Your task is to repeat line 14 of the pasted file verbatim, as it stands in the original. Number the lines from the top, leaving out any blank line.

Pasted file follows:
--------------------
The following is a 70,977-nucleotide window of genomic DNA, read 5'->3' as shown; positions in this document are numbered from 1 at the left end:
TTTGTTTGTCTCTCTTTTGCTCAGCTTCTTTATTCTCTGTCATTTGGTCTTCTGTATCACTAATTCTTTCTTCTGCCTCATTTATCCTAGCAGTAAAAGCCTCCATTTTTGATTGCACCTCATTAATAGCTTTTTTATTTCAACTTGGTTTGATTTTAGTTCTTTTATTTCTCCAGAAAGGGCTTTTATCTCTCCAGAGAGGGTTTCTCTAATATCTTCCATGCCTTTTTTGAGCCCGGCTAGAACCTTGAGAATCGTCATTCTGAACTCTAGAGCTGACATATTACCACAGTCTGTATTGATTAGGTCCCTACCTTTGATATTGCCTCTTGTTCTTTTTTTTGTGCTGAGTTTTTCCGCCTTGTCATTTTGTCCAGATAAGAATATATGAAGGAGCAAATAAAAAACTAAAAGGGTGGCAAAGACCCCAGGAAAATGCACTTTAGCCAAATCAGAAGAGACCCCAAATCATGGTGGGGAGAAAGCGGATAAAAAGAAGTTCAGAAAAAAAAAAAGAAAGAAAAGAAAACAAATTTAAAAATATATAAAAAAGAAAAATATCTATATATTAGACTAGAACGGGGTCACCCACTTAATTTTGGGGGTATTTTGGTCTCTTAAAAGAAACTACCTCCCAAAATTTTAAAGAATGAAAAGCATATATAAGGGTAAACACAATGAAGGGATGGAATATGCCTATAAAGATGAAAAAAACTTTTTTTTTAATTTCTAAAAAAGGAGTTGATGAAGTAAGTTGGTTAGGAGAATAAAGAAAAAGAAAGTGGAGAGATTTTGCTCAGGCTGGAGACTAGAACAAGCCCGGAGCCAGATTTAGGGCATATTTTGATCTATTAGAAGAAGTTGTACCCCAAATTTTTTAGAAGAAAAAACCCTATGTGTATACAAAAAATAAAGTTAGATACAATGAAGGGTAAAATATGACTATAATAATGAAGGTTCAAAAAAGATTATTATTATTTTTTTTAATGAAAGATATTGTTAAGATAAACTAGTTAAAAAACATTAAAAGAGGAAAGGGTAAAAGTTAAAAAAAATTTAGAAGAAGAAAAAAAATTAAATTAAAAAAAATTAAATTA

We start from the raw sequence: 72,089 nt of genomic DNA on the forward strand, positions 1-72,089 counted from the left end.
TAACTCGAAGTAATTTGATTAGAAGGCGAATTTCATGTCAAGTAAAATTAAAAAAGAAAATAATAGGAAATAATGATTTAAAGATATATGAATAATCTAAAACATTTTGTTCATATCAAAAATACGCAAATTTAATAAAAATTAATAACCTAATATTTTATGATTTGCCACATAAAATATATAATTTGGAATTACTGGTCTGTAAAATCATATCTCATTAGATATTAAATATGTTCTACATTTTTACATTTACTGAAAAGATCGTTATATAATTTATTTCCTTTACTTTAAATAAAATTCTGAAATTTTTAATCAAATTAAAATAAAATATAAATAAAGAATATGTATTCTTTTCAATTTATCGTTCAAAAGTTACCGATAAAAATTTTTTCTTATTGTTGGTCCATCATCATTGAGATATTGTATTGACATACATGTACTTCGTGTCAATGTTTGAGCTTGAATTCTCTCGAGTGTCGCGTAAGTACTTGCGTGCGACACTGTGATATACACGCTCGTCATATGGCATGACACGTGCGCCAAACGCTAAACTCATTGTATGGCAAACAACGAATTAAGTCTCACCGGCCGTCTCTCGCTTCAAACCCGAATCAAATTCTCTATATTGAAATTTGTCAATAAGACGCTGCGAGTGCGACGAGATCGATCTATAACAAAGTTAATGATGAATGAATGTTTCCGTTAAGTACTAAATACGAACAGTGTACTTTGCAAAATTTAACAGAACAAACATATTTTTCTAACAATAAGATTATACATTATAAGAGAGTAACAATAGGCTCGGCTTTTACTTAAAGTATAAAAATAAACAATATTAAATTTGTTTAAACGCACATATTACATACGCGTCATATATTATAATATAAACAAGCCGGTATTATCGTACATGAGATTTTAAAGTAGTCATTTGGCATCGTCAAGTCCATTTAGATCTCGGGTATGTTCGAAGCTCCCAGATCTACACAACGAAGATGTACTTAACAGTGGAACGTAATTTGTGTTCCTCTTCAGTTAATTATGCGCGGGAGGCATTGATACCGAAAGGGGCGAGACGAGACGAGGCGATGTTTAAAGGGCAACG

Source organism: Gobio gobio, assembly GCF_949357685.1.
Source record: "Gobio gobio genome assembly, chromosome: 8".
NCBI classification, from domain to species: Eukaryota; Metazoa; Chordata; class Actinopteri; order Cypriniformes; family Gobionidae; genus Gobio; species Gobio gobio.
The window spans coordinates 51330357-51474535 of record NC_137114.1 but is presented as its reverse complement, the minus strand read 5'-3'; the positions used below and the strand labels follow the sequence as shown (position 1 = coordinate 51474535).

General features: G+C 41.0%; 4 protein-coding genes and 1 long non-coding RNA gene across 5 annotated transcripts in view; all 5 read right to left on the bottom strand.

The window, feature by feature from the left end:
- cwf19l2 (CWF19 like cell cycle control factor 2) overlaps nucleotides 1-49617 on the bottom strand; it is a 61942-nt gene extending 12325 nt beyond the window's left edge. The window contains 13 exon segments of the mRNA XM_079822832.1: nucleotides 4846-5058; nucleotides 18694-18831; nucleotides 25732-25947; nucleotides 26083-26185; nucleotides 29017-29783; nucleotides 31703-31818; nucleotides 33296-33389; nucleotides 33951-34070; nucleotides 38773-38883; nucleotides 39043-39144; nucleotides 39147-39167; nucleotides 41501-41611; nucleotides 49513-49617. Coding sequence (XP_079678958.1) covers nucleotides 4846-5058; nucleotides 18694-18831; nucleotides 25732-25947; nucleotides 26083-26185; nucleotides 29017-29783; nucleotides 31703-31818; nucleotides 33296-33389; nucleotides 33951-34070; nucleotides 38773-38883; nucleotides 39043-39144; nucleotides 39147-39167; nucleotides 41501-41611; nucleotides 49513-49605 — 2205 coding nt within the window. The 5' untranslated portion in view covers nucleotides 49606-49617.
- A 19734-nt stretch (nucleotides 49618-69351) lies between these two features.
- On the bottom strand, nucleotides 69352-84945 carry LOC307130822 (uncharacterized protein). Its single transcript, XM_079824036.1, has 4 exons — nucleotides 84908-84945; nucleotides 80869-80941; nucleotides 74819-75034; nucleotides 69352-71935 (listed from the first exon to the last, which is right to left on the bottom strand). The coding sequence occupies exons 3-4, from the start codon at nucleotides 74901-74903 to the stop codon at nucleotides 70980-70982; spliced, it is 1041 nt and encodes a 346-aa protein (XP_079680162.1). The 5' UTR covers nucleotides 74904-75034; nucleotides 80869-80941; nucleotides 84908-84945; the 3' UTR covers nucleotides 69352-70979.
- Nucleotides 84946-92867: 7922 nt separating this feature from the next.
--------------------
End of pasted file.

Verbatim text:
- Nucleotides 84946-92867: 7922 nt separating this feature from the next.